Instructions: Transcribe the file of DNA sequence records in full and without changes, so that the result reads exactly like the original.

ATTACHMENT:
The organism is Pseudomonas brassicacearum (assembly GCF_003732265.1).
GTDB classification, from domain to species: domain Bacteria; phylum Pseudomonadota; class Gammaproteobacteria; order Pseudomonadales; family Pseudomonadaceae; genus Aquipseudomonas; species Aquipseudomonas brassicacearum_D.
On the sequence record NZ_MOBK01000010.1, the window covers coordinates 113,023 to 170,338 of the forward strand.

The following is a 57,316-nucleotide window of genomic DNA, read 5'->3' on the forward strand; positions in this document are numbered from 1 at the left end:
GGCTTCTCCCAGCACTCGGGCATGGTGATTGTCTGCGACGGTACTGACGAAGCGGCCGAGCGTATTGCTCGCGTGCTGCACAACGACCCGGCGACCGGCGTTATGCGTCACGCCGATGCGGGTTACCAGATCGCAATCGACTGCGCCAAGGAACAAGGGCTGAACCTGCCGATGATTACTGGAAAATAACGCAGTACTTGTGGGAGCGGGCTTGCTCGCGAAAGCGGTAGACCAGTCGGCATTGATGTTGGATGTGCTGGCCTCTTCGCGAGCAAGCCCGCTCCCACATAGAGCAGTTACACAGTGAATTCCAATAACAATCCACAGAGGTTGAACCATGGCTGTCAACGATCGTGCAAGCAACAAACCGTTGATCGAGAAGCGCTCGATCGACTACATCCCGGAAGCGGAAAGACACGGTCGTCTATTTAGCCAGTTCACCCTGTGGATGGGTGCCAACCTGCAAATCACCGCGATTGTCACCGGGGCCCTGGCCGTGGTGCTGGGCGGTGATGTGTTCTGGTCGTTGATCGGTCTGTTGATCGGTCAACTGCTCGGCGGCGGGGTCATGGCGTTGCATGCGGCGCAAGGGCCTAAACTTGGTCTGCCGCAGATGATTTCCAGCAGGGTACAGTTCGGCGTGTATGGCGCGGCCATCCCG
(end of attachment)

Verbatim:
The organism is Pseudomonas brassicacearum (assembly GCF_003732265.1).
GTDB classification, from domain to species: domain Bacteria; phylum Pseudomonadota; class Gammaproteobacteria; order Pseudomonadales; family Pseudomonadaceae; genus Aquipseudomonas; species Aquipseudomonas brassicacearum_D.
On the sequence record NZ_MOBK01000010.1, the window covers coordinates 113,023 to 170,338 of the forward strand.

The following is a 57,316-nucleotide window of genomic DNA, read 5'->3' on the forward strand; positions in this document are numbered from 1 at the left end:
GGCTTCTCCCAGCACTCGGGCATGGTGATTGTCTGCGACGGTACTGACGAAGCGGCCGAGCGTATTGCTCGCGTGCTGCACAACGACCCGGCGACCGGCGTTATGCGTCACGCCGATGCGGGTTACCAGATCGCAATCGACTGCGCCAAGGAACAAGGGCTGAACCTGCCGATGATTACTGGAAAATAACGCAGTACTTGTGGGAGCGGGCTTGCTCGCGAAAGCGGTAGACCAGTCGGCATTGATGTTGGATGTGCTGGCCTCTTCGCGAGCAAGCCCGCTCCCACATAGAGCAGTTACACAGTGAATTCCAATAACAATCCACAGAGGTTGAACCATGGCTGTCAACGATCGTGCAAGCAACAAACCGTTGATCGAGAAGCGCTCGATCGACTACATCCCGGAAGCGGAAAGACACGGTCGTCTATTTAGCCAGTTCACCCTGTGGATGGGTGCCAACCTGCAAATCACCGCGATTGTCACCGGGGCCCTGGCCGTGGTGCTGGGCGGTGATGTGTTCTGGTCGTTGATCGGTCTGTTGATCGGTCAACTGCTCGGCGGCGGGGTCATGGCGTTGCATGCGGCGCAAGGGCCTAAACTTGGTCTGCCGCAGATGATTTCCAGCAGGGTACAGTTCGGCGTGTATGGCGCGGCCATCCCG